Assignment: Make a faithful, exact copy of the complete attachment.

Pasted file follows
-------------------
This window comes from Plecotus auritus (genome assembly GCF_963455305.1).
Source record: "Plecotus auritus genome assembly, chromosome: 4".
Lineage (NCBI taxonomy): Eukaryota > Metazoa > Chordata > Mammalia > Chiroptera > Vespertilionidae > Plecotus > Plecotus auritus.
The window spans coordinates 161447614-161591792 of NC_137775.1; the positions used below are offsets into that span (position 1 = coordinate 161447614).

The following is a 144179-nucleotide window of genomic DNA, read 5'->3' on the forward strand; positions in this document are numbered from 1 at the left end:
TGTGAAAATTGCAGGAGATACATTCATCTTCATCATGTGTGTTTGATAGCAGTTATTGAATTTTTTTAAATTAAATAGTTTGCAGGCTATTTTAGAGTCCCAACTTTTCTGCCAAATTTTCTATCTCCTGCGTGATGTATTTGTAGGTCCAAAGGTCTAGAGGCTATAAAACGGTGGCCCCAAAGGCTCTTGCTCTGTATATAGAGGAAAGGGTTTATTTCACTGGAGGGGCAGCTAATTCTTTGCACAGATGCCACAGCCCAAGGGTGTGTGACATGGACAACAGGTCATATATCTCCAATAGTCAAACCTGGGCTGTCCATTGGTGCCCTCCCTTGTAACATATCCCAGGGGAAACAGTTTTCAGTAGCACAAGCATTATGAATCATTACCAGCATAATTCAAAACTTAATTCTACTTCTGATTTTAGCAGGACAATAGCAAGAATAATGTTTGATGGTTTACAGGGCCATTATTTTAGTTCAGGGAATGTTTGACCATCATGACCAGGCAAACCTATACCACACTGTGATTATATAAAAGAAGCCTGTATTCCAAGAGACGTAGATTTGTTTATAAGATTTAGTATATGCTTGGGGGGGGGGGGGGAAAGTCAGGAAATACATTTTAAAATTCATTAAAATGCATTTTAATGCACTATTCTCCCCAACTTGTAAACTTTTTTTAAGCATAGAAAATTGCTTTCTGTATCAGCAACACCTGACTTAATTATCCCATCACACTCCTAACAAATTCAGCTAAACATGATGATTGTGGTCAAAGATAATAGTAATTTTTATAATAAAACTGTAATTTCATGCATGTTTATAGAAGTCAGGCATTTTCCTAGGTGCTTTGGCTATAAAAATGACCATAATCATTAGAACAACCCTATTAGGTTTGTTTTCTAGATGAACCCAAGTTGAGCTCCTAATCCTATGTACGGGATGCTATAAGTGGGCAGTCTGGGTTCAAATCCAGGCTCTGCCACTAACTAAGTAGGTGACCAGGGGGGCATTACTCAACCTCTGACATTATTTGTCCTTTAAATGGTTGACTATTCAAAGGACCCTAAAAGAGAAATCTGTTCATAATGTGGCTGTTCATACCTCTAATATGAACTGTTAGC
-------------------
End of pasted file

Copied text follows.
This window comes from Plecotus auritus (genome assembly GCF_963455305.1).
Source record: "Plecotus auritus genome assembly, chromosome: 4".
Lineage (NCBI taxonomy): Eukaryota > Metazoa > Chordata > Mammalia > Chiroptera > Vespertilionidae > Plecotus > Plecotus auritus.
The window spans coordinates 161447614-161591792 of NC_137775.1; the positions used below are offsets into that span (position 1 = coordinate 161447614).

The following is a 144179-nucleotide window of genomic DNA, read 5'->3' on the forward strand; positions in this document are numbered from 1 at the left end:
TGTGAAAATTGCAGGAGATACATTCATCTTCATCATGTGTGTTTGATAGCAGTTATTGAATTTTTTTAAATTAAATAGTTTGCAGGCTATTTTAGAGTCCCAACTTTTCTGCCAAATTTTCTATCTCCTGCGTGATGTATTTGTAGGTCCAAAGGTCTAGAGGCTATAAAACGGTGGCCCCAAAGGCTCTTGCTCTGTATATAGAGGAAAGGGTTTATTTCACTGGAGGGGCAGCTAATTCTTTGCACAGATGCCACAGCCCAAGGGTGTGTGACATGGACAACAGGTCATATATCTCCAATAGTCAAACCTGGGCTGTCCATTGGTGCCCTCCCTTGTAACATATCCCAGGGGAAACAGTTTTCAGTAGCACAAGCATTATGAATCATTACCAGCATAATTCAAAACTTAATTCTACTTCTGATTTTAGCAGGACAATAGCAAGAATAATGTTTGATGGTTTACAGGGCCATTATTTTAGTTCAGGGAATGTTTGACCATCATGACCAGGCAAACCTATACCACACTGTGATTATATAAAAGAAGCCTGTATTCCAAGAGACGTAGATTTGTTTATAAGATTTAGTATATGCTTGGGGGGGGGGGGGGAAAGTCAGGAAATACATTTTAAAATTCATTAAAATGCATTTTAATGCACTATTCTCCCCAACTTGTAAACTTTTTTTAAGCATAGAAAATTGCTTTCTGTATCAGCAACACCTGACTTAATTATCCCATCACACTCCTAACAAATTCAGCTAAACATGATGATTGTGGTCAAAGATAATAGTAATTTTTATAATAAAACTGTAATTTCATGCATGTTTATAGAAGTCAGGCATTTTCCTAGGTGCTTTGGCTATAAAAATGACCATAATCATTAGAACAACCCTATTAGGTTTGTTTTCTAGATGAACCCAAGTTGAGCTCCTAATCCTATGTACGGGATGCTATAAGTGGGCAGTCTGGGTTCAAATCCAGGCTCTGCCACTAACTAAGTAGGTGACCAGGGGGGCATTACTCAACCTCTGACATTATTTGTCCTTTAAATGGTTGACTATTCAAAGGACCCTAAAAGAGAAATCTGTTCATAATGTGGCTGTTCATACCTCTAATATGAACTGTTAGC